Have You Read “Children of Time”?

I think Children of Time may be the best book I’ve read this year so far. At the very least, it’s the sci-fi book I’ve enjoyed the most in quite some time.

If you like far-future sci-fi and you’re looking for a good read, I’d recommend that you take the plunge without reading further. But I’m going to say a few things that are revealed very early in the book that might entice you if you’re not convinced.

The book does two things in particular that I really enjoyed (aside from being hugely imaginative and incredibly well written):

  1. I don’t think I’ve ever seen a sci-fi book build a civilization like Adrian Tchaikovsky does here. He starts at the beginning and works into what we would perceive to be the future…but he does it with a non-human, non-alien sentient creature, so their civilization looks nothing like ours and yet is completely believable. It is absolutely fascinating–I couldn’t take my eyes off the page for the many chapters about this civilization.
  2. Children of Time may not be the first book to use this method, but it uses it so well: Basically, while the civilization is forming, you also follow some humans on a spaceship, but most of them are locked in stasis as the ship travels across time and space. Because of this, we get to follow the same characters throughout the book–it’s very character driven. And you can really feel/see through their eyes what it means to have such huge amounts of time–hundreds, even thousands of years–pass while they’re in stasis.

I loved this book. Really, really loved it. If you read it, please tell me what you think–I’d love to hear your thoughts. And if not, what’s the last great book you read?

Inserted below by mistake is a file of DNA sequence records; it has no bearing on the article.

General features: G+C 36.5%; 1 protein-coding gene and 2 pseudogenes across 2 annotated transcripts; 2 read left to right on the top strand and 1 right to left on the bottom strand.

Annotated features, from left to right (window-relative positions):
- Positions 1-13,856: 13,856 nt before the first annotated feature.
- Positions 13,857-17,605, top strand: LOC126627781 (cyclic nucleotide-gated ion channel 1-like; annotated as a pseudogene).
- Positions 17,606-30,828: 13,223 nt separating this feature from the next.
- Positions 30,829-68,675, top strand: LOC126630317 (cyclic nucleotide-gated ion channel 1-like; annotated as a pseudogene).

11 thoughts on “Have You Read “Children of Time”?”

  1. I was considering this for my next audiobook. It’s got fantastic reviews on Audible, and one of the highest average ratings I’ve ever seen. But then I read a review mentioning the spiders and now I’m a little unsure….anything but spiders!

  2. I’ve read it too and thoroughly enjoyed it as well. It’s very clever and certainly keeps you turning the pages, well past bedtime 🙂

  3. Sounds interesting, I’ll give it a whirl on Audible. One book you may want to check out, both as a good far-future sci fi but, more importantly, as a meditation on why we play board games, is Iain Banks’ “The Player of Games.” It’s a very interesting and thoughtful piece on what it means to “win” at a game and how we motivate ourselves while playing. A bit slow at first, but I loved it. Thanks!

  4. Thanks for the suggestion. I will add it to my list.
    I’ve decide to try to read more in the last two years and I found that sci-fi keep me engage more easily. Have you read the “Imperial Radch” space opera trilogy by Ann Leckie? I really enjoyed it (I’m a newbie so it might be just ok) 🙂

      • There is some good creators in St. Louis. 😉

        I’m currently reading Accelerando by Charles Stross. And I have to admit, it is a bit much for me. I can’t quite grasp everything and feel dumb. But I like the general theme so I’m still reading it. Have you ever finish a book and had the feeling you didn’t understand a big part of it?

        • 🙂

          I’ve definitely had that feeling of not understanding or not knowing what’s going on…and I generally don’t like it. In my opinion, there’s a difference between a book not explaining everything until the right time (like Hyperion) or explaining complex concepts in relatable ways (like Seveneves and The Martian) versus an author who doesn’t try to help the reader keep up with them.

          • I agree that not giving the tools to readers to keep up is bad. Fortunately, I hadn’t one of those yet. Right now, I’m sticking to winner/nominees of awards. 🙂


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